DHPP – This is a modified live vaccine which protects against multiple organisms.
DISTEMPER- A viral disease which affects the respiratory and neurologic system. Most common clinical signs include pneumonia, ocular and nasal discharge, and seizuring. Distemper affects unvaccinated puppies and dogs. Appropriate vaccination prevents disease.
HEPATITIS – A viral disease of newborn puppies. This disease is uncommon.
PARAINFLUENZA – A viral disease that can cause upper respiratory signs(coughing) similar to kennel cough.
PARVOVIRUS – A viral disease which affects unvaccinated puppies. It causes severe vomiting, bloody diarrhea, and bone marrow suppression. This disease is common and dangerous. All unvaccinated puppies are at risk!
DHPP vaccines are given in the following manner:
- Puppies beginning at 6-8 weeks
- Booster every 3-4 weeks until the
- puppy is over 15 weeks of age
- Booster again in one year
- Booster the second year with a 3 year DHPP
- Vaccinate every three years thereafter
Rabies – A viral disease which can be transmitted between animals and humans.
The virus is maintained in foxes, bats, skunks, and raccoons. Texas state law allows vaccination every three years. Puppies must be over 12 weeks in order to receive their first vaccine.
Rabies vaccines are “killed” vaccines. All killed vaccines are suspended in a substance called adjuvant.
Adjuvant: Adjuvants are chemicals that stabilize the vaccine and help it stimulate extended immunity (three years). Adjuvants are often responsible for swelling and pain at the injection site.
Rabies vaccines are given in the following manner:
- Puppies and Kittens no earlier than 12 weeks of age.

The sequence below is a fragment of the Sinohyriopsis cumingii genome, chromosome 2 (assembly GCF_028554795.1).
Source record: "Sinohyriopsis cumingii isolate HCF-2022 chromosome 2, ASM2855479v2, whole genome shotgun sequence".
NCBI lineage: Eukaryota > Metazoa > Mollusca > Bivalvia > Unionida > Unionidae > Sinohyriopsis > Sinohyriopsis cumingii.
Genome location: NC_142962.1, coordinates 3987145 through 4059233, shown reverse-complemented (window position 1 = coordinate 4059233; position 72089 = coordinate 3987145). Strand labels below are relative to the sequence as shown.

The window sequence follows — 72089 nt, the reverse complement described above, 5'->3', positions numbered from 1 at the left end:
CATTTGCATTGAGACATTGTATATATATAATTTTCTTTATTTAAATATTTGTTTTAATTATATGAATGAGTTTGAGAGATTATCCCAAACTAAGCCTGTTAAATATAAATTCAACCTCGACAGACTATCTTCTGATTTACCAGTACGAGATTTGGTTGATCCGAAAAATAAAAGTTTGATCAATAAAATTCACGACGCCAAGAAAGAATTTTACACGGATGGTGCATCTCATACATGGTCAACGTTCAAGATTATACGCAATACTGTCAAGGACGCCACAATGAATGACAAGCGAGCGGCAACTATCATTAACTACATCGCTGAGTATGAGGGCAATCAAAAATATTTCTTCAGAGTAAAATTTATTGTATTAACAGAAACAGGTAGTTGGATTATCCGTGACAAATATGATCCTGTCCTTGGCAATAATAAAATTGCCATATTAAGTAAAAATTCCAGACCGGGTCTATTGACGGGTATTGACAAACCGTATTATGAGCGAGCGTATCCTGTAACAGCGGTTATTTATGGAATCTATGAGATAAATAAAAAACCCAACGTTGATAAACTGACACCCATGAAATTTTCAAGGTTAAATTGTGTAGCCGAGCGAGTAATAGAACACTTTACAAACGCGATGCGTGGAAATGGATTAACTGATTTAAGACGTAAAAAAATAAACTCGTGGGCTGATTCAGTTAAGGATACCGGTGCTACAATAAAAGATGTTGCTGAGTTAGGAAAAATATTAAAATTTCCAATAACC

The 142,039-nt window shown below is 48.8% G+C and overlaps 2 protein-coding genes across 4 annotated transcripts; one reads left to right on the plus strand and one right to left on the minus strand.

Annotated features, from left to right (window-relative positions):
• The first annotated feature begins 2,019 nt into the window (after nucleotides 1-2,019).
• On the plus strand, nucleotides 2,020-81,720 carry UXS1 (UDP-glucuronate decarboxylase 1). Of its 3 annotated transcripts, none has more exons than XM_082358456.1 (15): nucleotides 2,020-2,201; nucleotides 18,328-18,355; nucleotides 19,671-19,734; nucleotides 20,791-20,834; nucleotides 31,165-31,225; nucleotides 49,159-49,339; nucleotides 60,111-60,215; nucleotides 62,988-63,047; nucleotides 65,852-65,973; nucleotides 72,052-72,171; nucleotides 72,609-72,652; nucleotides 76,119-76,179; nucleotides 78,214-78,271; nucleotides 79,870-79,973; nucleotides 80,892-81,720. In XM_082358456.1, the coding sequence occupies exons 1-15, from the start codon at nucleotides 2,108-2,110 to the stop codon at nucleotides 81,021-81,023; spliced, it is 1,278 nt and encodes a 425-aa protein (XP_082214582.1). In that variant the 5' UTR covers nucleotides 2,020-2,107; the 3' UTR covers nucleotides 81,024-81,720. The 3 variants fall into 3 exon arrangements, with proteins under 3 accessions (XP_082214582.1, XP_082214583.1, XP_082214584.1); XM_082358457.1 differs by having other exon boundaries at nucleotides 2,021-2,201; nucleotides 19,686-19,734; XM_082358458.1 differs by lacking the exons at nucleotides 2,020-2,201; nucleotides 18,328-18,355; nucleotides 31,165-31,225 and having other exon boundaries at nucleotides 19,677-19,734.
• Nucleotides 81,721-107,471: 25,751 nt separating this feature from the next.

- Booster one year later at anniversary
- Booster every three years thereafter.
Because the three year Rabies vaccine is suspended in adjuvants, there is a chance of swelling or pain at the injection site. In rare cases, an abscessed lump, hair loss, or hair color change may occur.
The term “kennel cough” refers to a group of organisms all which act a lot like a cold in dogs, causing them to cough. The most common organism involved is a bacteria called “Bordatella”. For this reason, the kennel cough vaccine is often referred to as a Bordatella vaccine even though, in truth, it contains three different organisms. (Bordatella, Parainfluenza, and Adenovirus II) – All of these organisms cause coughing.
Bordatella is given as oral drops in the mouth. The vaccine protects against several possible causes of canine kennel cough but not all.
Leptospirosis is caused by a spiral shaped bacteria which exists in lakes and standing water contaminated by infected animal urine. Leptospirosis can infect all types of animals including humans. Dogs are infected by drinking, swimming, or wading in infected water. Humans can also be infected in the same manner as well as by contacting infected animal urine.
Leptospirosis is a serious disease effecting both the kidney and liver. Lepto is treatable, however, with antibiotics with best results early in the course of disease.
Pets at risk should receive Leptospirosis vaccine in the following manner:
1. Puppies and dogs 9 weeks or older
2. Booster 3-4 weeks later after initial vaccine
3. Booster yearly thereafter
Leptospirosis vaccines are the leading reason for vaccine allergic reaction especially in smaller dogs. For this reason, True Companion chooses only to vaccinate pets at risk for contracting the disease.
We recommend that all dogs who frequent the woods and lakes be vaccinated.